The next I played event was a bit different from all the other events I had played in one important respect. It was a "shootout" in which the winner at each of 90 tables moves forward to the next round. There are then nine tables, and those nine winners move to the final table and play for the bracelet. It's like playing three satellites in a row. I felt I had been doing well in satellite play, and I liked my chances to make my first World Series final table.
When I got to my assigned table, the only big name player I recognized was Barry Shulman, publisher of Card Player magazine and a very successful tournament pro.
Halfway through the first round I picked up 9-8 in the small blind. Shulman opened for 75 and I called. Ordinarily I would not call a raise in that situation. But we were playing with only 6 players per table, as the number of sign-ups had been fewer than expected. In a 6-handed game you have to play more hands, and it was only 75 to call at a time when we all had a lot of chips.
The flop came 8-6-5, which was about as good a flop as I could have asked for. I checked, he bet 75 and I called.
When a harmless looking 3 came on the turn I checked again, he bet 250 and I raised. To my surprise (and concern) he called. I had put him on two big cards, and thought he would fold to my check-raise if he did not catch a pair on the turn. On the other hand he did not re-raise, so I thought there was a reasonable chance I was still ahead. I figured that Shulman was a strong enough player that if he figured he had the best hand he would have moved all in to prevent me from drawing out on him on the river.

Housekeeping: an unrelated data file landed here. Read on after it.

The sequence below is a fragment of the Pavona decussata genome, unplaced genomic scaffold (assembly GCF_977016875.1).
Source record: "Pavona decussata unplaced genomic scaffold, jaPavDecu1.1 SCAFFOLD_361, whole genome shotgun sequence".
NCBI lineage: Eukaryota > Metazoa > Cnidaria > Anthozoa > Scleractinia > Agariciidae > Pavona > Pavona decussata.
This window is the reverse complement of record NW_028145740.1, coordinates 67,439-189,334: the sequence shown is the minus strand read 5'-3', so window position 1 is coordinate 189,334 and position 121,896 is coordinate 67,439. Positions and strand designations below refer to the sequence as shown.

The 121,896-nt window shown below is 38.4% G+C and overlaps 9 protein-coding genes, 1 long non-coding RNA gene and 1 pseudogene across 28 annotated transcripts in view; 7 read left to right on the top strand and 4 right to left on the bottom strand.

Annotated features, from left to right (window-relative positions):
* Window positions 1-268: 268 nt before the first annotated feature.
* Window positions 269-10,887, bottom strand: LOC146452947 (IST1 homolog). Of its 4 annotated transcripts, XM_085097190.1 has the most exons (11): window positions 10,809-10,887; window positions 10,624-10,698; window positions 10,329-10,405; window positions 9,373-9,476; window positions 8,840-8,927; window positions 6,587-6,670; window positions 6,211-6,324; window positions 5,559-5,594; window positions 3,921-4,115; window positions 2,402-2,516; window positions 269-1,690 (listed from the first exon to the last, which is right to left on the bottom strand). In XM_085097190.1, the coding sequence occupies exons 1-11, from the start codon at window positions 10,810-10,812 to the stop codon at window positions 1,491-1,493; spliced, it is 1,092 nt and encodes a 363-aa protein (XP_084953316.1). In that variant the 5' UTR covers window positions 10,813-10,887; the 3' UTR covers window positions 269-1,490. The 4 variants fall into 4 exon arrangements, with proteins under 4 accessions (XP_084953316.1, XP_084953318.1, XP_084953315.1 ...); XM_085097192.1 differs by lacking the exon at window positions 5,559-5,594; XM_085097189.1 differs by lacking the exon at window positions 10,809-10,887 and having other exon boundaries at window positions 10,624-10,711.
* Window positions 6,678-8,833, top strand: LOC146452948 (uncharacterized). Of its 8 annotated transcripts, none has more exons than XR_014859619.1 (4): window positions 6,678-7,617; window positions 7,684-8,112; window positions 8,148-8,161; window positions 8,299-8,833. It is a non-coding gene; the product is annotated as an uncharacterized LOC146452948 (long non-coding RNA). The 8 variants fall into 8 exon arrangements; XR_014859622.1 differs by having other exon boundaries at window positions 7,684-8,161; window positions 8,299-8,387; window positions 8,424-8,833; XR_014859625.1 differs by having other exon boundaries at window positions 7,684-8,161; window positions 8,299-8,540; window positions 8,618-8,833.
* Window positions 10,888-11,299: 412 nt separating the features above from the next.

When the river brought a third 8, I knew I had the best hand. I moved all in. To my surprise, he called and turned over A-A. He paid the price for slow playing his hand. Had he played it strongly, I would probably have folded on the flop or the turn. Instead, I busted the best player at the table.
That hand woke me up, and I started to play more aggressively. I was holding my own when I picked up 7-7. In a short-handed game (there were only 5 of us left) that is a strong starting hand, but it is unlikely to improve so you want to win the pot quickly if you can. Another player opened for a standard raise and I moved in. He called with A-Q. I was a slight favorite before the flop, but he caught an ace and I was eliminated.
I was disappointed. I had not played that badly, but I felt I had wasted a golden opportunity just as I did in the first event the previous Monday. After a short break, I went back to the regular satellite table line, determined to make up for blowing the opportunity in the tournament.
I ended up being seated in a $1,030 table. Again it was a strong field including three professionals. The best of the lot was Dan Alspach, a wealthy retired businessman best known for his collection of matching brightly colored floral shirts and visors. He is another one of those players who seems to be both lucky and very good. He plays a lot of hands, and often finds himself drawing slim against superior hands. But he seems to escape the trap often enough to do very well. I was glad he was on my right, giving me the option to stay out of pots he was in if I chose to do so.
I did not get many big hands, but I played position well and caught a few good flops. By the time we got down to 5 players I was the chip leader. Between us, Dan and I busted out the other three players, and got down to a heads up duel. In the end we made a deal and chopped the money roughly 60-40 my way as I had more chips. I booked a nice win of $6,100.
Heading into my final day of a 9-day orgy of all-poker all the time, I was showing a slight profit. I had played in 10 tournaments (including the second chance tournaments at the Rio and the
By Ken Adams